First, learn the song in increments. The best way to do this is to learn one measure, then the next, then put them together. Breaking the song down into manageable chunks will help you learn it quicker, and keep your motivated to learn. That’s going to help for the next part.
Once you can play through the parts you want to work on, you’re ready to bust out that metronome.
Start slow. Use the tap tempo feature on your metronome to see where you’re at now. Let’s say that’s 50bpm (Beats Per Minute). You’ll want to get at least 80% of the way there at that tempo. You want the tempo to be the main challenge, not the part itself.
Then start to move up in increments of 5bpm. Your next step will be 55bpm until you have it relatively down. Then 60bpm, and so on until you’re at your desired speed.
This progression could take a while depending on where you are in your playing, where you’re trying to get, and how much you practice.
Just make sure you’re not sacrificing quality for speed! It’s ok to go back to a slower speed if you need to. If you end your practice session at 70bpm, don’t be surprised if you need to start back at 60bpm the next day when you play the song. Even the pros have to warm up.
Over time you’ll find that you:
1) May not need to warm up for that song or section, or
2) You will start at a faster BPM when you pick up your ukulele
Unless you’re working on something super complicated, a few minutes a day should be enough. Your practice routine doesn’t need to be a 2-hour woodshed session to be effective. But that’s another article.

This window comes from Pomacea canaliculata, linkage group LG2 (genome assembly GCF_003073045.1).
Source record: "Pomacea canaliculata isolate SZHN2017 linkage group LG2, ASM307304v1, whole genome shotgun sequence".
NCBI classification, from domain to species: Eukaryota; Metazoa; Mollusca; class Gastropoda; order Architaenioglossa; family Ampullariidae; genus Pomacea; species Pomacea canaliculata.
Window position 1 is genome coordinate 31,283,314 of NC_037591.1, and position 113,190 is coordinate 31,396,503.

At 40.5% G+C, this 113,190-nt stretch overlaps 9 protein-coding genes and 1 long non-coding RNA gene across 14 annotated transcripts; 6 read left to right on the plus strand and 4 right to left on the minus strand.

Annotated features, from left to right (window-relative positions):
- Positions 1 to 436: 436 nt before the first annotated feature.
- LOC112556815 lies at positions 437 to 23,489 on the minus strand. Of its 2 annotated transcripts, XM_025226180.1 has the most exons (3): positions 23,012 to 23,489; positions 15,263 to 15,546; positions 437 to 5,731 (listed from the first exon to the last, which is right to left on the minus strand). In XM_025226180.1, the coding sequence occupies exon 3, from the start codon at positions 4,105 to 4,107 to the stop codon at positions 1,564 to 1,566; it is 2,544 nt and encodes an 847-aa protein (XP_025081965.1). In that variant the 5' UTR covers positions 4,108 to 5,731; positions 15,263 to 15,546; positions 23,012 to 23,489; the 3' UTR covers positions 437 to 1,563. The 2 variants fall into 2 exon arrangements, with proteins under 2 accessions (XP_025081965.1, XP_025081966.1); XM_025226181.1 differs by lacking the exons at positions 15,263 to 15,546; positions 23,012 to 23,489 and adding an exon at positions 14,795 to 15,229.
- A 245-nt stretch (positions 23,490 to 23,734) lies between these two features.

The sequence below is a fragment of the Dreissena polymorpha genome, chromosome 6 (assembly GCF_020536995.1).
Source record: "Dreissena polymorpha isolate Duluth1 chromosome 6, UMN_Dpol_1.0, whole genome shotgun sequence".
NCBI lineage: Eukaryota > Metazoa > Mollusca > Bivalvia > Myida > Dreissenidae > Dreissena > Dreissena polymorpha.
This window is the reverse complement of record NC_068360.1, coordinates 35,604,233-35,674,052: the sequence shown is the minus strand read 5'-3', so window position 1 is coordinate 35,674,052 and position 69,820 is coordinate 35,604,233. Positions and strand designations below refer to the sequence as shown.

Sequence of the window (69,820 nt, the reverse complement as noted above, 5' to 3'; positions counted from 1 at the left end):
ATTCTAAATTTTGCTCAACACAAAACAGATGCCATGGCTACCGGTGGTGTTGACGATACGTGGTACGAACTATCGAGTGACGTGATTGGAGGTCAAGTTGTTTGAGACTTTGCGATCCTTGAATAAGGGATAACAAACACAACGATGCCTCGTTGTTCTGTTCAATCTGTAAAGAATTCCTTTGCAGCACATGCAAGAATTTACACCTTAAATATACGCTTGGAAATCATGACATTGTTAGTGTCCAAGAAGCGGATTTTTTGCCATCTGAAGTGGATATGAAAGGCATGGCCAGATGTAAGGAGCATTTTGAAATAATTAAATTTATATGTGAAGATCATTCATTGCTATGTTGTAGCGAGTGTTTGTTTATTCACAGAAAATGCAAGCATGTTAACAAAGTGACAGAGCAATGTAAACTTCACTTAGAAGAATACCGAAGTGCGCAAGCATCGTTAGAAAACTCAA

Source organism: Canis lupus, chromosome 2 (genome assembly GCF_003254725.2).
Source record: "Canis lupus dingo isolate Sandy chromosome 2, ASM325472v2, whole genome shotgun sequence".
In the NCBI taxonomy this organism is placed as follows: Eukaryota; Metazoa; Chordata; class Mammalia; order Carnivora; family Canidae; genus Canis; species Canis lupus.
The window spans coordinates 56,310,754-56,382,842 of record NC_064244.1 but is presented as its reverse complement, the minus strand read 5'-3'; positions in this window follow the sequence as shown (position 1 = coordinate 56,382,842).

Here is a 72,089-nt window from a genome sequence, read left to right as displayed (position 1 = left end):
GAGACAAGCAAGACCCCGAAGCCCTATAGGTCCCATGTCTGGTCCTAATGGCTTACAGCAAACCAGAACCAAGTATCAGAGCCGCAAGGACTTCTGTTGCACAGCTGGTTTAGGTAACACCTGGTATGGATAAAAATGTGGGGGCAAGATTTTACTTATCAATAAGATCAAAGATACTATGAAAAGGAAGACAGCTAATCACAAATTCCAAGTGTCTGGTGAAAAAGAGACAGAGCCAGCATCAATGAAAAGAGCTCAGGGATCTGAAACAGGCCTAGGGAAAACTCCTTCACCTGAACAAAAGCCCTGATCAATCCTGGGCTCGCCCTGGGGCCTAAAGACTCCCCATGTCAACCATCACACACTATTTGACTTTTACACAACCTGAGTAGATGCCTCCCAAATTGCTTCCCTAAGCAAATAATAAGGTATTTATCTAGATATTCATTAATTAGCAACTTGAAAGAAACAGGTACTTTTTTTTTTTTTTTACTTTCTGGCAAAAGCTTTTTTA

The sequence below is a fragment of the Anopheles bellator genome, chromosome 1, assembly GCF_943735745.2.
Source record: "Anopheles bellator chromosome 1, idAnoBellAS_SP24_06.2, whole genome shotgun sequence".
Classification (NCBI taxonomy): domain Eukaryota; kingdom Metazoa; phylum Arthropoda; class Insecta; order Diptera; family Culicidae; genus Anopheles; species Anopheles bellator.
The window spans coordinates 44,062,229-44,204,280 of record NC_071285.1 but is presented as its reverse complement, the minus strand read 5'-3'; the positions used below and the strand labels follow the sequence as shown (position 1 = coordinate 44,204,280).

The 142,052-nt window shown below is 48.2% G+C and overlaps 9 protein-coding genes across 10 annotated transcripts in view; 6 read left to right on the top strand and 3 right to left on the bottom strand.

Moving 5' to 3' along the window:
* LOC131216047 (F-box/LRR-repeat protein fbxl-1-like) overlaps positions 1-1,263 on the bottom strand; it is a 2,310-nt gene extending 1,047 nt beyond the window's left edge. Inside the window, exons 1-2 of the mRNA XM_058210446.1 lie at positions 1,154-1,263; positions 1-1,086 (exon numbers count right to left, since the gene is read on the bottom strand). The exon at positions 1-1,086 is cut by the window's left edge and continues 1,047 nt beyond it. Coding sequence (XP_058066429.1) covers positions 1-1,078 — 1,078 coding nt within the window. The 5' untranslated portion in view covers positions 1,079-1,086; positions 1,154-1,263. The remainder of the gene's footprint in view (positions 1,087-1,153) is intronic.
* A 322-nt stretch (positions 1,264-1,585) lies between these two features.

3. Relax (Your Mind and Body)
OK, raise your hand if any project you’ve ever worked on got better when you were frustrated?
Just as I thought.
And so it is with ukulele. If you’re struggling with something and get frustrated, take a break. Either move on to something else you know, or put your instrument down and do something else for a while.
This mental reset will do wonders. I promise.
It’s also important to relax your body. Seriously. If any part of your arm is tense, you won’t be playing at your best. New things tend to confuse our muscles so we naturally want to tense up. That’s another reason starting slow is so valuable.
Find yourself a good chair to practice in, get comfortable and sit with a good posture. Don’t hunch over. Get comfortable so you don’t get fatigued just by sitting. Then try to loosen up. If you don’t mind looking a little goofy, you can limply hang your arms to the side and wiggle them like they’re spaghetti.
If you’re getting physically tired, take a break! It might feel like you’re slacking, but these breaks will let you play longer, and you’ll be much happier.
(Secret pro tip: If you’re working on something new, play it right before bed. It doesn’t have to sound good or necessarily even be in time. Playing the part right before you go to sleep helps your brain ‘reconcile’ the task. You’ll have a better grasp of the part the next day, which will help you work on the speed part.)
4. Slow And Steady
Another ‘slow’ reference in an article about speed. People don’t go from beginner to amazing overnight. I hope this emphasis is encouraging and relieving to you.
When you first start playing ukulele, it seems that you’re constantly progressing. You’re learning chords, maybe a few scales, you pick up speed along the way. You can start to play songs well. You have all of this momentum and you can’t wait to get home and practice.
But then there comes a point where you start to level off. It seems like you’re not learning as quickly as you were. And you start to get discouraged.
This is completely normal! If you were to graph out your progress of learning any skill, it would look something like this: